“It’s not her.” A soft voice whispered.”Don’t be a FOOL! Look at her!” said the crouching figure, louder.
“Shhh…please be quiet. She’ll hear us.”
“She’s back to trap you. She want’s to kill you, you know that don’t you?” The voice whispered insinuatingly. “She’ll find out what you did and she’ll want to kill you. But she won’t have to, will she? They have the death penalty now.”
“She’ll ruin everything.” Whispered the strange silhouette. “She mustn’t ruin everything. It wasn’t my fault. I didn’t mean it. Why did she come back…WHY!?”
“Shut UP! I’ already told you, she wants to tear down the house. She is coming to find you and tear the house down and arrest you. You’ll do time. You’ll never get out…not after she gets up on the stand and tells them what you did. You killed her parents! You killed them as sure as if you put a gun to their head and pulled the trigger. She’s an orphan. And she’s rich. She can probably have you killed if she wanted to…”
“NOOOO!!!” The figure threw itself to the doorway….”She can’t…I won’t let her…”
“SHUT UP! Look. She heard you…stay still. DOn’t go anywhere. I told you I know about her. I’ve been following our little Annie. I can fix her for you.”
“Stop her.” The voice broke again, whimpering. “Kill her. Annie Sparks must die.”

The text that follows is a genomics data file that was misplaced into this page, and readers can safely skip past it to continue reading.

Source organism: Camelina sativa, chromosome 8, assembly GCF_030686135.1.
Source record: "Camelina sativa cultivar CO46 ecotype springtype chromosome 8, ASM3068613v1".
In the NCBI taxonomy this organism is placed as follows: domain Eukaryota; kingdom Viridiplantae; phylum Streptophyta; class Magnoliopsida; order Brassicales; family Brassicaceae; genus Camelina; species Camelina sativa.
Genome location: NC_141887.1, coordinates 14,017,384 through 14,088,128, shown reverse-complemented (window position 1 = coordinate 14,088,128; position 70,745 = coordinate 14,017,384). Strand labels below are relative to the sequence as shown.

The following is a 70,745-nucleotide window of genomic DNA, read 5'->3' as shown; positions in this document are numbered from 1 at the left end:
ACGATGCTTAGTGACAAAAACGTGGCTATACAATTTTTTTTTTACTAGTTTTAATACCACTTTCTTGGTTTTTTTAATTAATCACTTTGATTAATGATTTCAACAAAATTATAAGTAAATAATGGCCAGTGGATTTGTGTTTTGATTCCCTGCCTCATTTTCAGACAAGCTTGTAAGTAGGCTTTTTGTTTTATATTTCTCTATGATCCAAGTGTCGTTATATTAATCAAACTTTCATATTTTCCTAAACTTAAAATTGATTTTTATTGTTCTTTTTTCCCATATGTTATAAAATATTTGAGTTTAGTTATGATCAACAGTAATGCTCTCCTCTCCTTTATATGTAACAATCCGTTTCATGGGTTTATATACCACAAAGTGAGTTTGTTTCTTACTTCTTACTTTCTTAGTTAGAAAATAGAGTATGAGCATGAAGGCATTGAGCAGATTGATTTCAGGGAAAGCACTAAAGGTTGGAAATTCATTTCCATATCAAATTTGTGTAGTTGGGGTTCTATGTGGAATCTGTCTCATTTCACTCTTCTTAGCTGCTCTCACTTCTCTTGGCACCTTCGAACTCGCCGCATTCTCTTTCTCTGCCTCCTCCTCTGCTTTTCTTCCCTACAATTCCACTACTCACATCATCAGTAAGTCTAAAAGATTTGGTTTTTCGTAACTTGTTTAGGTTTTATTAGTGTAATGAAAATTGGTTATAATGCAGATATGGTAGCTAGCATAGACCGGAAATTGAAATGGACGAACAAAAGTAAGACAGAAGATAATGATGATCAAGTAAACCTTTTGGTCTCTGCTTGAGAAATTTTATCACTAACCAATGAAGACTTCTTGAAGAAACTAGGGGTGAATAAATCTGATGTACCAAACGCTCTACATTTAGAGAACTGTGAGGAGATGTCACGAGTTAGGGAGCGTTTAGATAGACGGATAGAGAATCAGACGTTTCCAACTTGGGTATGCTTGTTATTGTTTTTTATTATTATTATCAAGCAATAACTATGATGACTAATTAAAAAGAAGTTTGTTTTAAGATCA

Annie, with a last glance at the dilapidated house, brushed away a tear and froze. The upstairs window, smeared with the grit and dirt of years, was shadowed. But she thought she saw movement. Was there someone in her old room? She blinked away unshed tears, trying to focus. Was that…a sound? The rushing wind swept around Annie, tugging at the hem of her trenchcoat. There. There it was again. Some kind of…wail. What was that? An animal. It had to be. Annie took a step towards the porch, and listened. No. Nothing. Her imagination. Or the wind. Or a raccoon…. She pulled herself together and started back to the car.
“What in the world possessed me to come out here.” Annie asked herself. “It’s getting late and…and this isn’t the time or the place to start planning anything. I need food and a bath.”
As she pulled out of the lane way, a scattering of fat raindrops, blown by a gust of wind, smacked onto the windshield. Annie groaned in dismay.
“I hope that cottage is ready.’ She said.
Annie drove away. She didn’t look behind her as the shadows deepened. She didn’t see one of them detach itself from the porch and move towards the road.